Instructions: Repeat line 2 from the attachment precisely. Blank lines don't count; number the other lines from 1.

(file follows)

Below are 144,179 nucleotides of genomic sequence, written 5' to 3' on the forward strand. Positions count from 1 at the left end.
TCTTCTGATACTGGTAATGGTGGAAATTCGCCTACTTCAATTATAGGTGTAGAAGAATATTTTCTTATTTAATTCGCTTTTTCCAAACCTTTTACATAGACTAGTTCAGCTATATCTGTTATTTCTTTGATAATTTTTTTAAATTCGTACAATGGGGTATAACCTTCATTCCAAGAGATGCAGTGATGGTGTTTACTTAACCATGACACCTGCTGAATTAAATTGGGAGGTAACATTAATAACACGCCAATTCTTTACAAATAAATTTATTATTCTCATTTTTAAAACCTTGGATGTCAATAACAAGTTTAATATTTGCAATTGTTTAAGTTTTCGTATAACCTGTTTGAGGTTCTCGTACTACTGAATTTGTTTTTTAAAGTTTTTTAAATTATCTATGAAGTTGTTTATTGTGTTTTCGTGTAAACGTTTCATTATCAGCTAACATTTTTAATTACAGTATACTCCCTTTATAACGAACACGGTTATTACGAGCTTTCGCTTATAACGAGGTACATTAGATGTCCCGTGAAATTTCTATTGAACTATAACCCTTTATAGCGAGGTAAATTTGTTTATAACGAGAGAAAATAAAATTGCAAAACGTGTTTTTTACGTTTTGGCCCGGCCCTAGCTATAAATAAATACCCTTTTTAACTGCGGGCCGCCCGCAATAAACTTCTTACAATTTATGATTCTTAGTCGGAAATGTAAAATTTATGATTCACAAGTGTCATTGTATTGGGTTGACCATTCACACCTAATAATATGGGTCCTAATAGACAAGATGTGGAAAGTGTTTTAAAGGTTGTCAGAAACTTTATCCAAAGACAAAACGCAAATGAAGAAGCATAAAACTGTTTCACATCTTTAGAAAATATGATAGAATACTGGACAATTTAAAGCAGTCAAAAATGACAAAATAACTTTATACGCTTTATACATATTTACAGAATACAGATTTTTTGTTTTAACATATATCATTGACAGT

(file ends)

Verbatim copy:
TCTTCTGATACTGGTAATGGTGGAAATTCGCCTACTTCAATTATAGGTGTAGAAGAATATTTTCTTATTTAATTCGCTTTTTCCAAACCTTTTACATAGACTAGTTCAGCTATATCTGTTATTTCTTTGATAATTTTTTTAAATTCGTACAATGGGGTATAACCTTCATTCCAAGAGATGCAGTGATGGTGTTTACTTAACCATGACACCTGCTGAATTAAATTGGGAGGTAACATTAATAACACGCCAATTCTTTACAAATAAATTTATTATTCTCATTTTTAAAACCTTGGATGTCAATAACAAGTTTAATATTTGCAATTGTTTAAGTTTTCGTATAACCTGTTTGAGGTTCTCGTACTACTGAATTTGTTTTTTAAAGTTTTTTAAATTATCTATGAAGTTGTTTATTGTGTTTTCGTGTAAACGTTTCATTATCAGCTAACATTTTTAATTACAGTATACTCCCTTTATAACGAACACGGTTATTACGAGCTTTCGCTTATAACGAGGTACATTAGATGTCCCGTGAAATTTCTATTGAACTATAACCCTTTATAGCGAGGTAAATTTGTTTATAACGAGAGAAAATAAAATTGCAAAACGTGTTTTTTACGTTTTGGCCCGGCCCTAGCTATAAATAAATACCCTTTTTAACTGCGGGCCGCCCGCAATAAACTTCTTACAATTTATGATTCTTAGTCGGAAATGTAAAATTTATGATTCACAAGTGTCATTGTATTGGGTTGACCATTCACACCTAATAATATGGGTCCTAATAGACAAGATGTGGAAAGTGTTTTAAAGGTTGTCAGAAACTTTATCCAAAGACAAAACGCAAATGAAGAAGCATAAAACTGTTTCACATCTTTAGAAAATATGATAGAATACTGGACAATTTAAAGCAGTCAAAAATGACAAAATAACTTTATACGCTTTATACATATTTACAGAATACAGATTTTTTGTTTTAACATATATCATTGACAGT